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Once (finally) making it outside, every sliver of confidence she ever had about being a good traveler evaporated into the smog of Beijing. Buses and people were everywhere. It was very early morning, maybe 1:30am. The glare of the lights – traffic lights, bus lights, and airport lights – reflected off her glasses and nearly blinded her. Using her hand as a visor, she made her way through the crowd to a nearby ticket desk and desperately asked the vendor if she spoke English. She immediately shook her head  and look to the person behind Carly in line, waving them up so she could accept their money. Carly moved into the vendor’s line of sight and asked, despite the language barrier, “International terminal?”, her voice breaking on the last syllable. The customer behind her pressed himself against Carly’s back, and she took that as her cue to leave. She made her way to a map explaining the local buses, but even the English writing was confusing. She thought she remembered one of the customs officers telling her to take bus number five, so she stumbled to a marked post and waited. The bus arrived a few minutes later, and as she was just about to board, she croaked “International terminal?” to the  airport official monitoring the buses. He looked at her, puzzled. “English?” she asked, the tears finally overflowing and beginning to pour down her face. He looked shocked, and rightfully so, considering this strange, tall, smelly, white girl was sobbing in front of him for no reason, and ushered over a female co-worker. “International terminal?” Carly said again, about ready to give up and climb onto any bus, as long as it took her away from this damned airport. The woman smiled shyly at her and pulled her away from Bus number five, leading her away from the crowd of people. She pointed to a smaller, trolley-sized bus down the line, which had the words “Airport Shuttle” written on the side. Resisting the urge to hug the woman, Carly bowed her head (unsure if they even bow in China, but give the girl a break!) and nearly ran to the shuttle.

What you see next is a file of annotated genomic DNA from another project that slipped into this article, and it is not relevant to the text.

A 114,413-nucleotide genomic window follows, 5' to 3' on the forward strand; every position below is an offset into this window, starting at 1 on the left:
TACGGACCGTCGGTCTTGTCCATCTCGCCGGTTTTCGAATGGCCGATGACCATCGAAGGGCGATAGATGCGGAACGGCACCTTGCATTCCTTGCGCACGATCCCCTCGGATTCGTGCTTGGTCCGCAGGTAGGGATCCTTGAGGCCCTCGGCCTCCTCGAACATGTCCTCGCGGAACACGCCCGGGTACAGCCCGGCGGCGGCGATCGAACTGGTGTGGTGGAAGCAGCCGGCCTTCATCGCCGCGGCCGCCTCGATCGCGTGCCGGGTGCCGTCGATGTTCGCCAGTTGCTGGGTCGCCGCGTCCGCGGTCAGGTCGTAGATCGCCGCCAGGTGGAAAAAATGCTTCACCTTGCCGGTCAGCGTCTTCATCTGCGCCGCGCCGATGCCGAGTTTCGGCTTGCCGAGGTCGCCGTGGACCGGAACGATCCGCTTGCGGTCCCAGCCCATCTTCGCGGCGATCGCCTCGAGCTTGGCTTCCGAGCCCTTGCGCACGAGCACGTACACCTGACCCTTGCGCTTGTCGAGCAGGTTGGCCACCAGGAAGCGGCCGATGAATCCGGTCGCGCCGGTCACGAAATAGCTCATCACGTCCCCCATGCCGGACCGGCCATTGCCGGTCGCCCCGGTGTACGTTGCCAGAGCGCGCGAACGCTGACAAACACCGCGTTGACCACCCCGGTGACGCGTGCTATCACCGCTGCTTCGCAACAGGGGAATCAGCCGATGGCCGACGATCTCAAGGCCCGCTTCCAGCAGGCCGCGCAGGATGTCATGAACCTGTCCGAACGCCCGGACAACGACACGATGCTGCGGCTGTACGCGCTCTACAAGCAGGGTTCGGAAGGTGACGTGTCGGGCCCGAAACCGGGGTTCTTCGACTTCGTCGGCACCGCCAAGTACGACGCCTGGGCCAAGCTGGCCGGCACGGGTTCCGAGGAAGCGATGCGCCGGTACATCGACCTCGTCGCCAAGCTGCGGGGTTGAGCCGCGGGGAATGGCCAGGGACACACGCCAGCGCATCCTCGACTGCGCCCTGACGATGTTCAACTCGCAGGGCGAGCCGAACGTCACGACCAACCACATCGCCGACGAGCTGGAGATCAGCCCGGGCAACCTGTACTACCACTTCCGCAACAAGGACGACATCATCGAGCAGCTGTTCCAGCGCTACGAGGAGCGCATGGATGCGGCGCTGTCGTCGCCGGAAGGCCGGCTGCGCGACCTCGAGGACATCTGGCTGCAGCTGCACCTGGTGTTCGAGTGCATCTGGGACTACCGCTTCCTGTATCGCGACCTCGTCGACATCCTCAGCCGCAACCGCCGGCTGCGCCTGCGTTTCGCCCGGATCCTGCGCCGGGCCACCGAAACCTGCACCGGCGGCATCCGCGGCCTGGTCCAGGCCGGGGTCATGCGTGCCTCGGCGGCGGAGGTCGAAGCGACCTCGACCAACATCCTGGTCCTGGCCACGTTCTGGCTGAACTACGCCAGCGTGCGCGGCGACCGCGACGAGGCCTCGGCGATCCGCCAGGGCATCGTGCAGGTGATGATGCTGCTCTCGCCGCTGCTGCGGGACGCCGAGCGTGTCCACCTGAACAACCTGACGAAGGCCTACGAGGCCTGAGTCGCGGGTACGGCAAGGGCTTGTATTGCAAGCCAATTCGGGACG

She sat down and, relishing the emptiness of the vehicle, gave her face and appendages a bath with wet wipes and tissues. Surprisingly, she made it to the right terminal (although she had to triple check with the staff upon arriving) and managed to find some fellow EPIK-ers waiting in line at the Korean Air counter. Relieved that she now had other people to share the stress, she made it through security (the most thorough and inefficient she had ever experienced, by the way) with relative ease, and by the grace of God made it to the correct gate.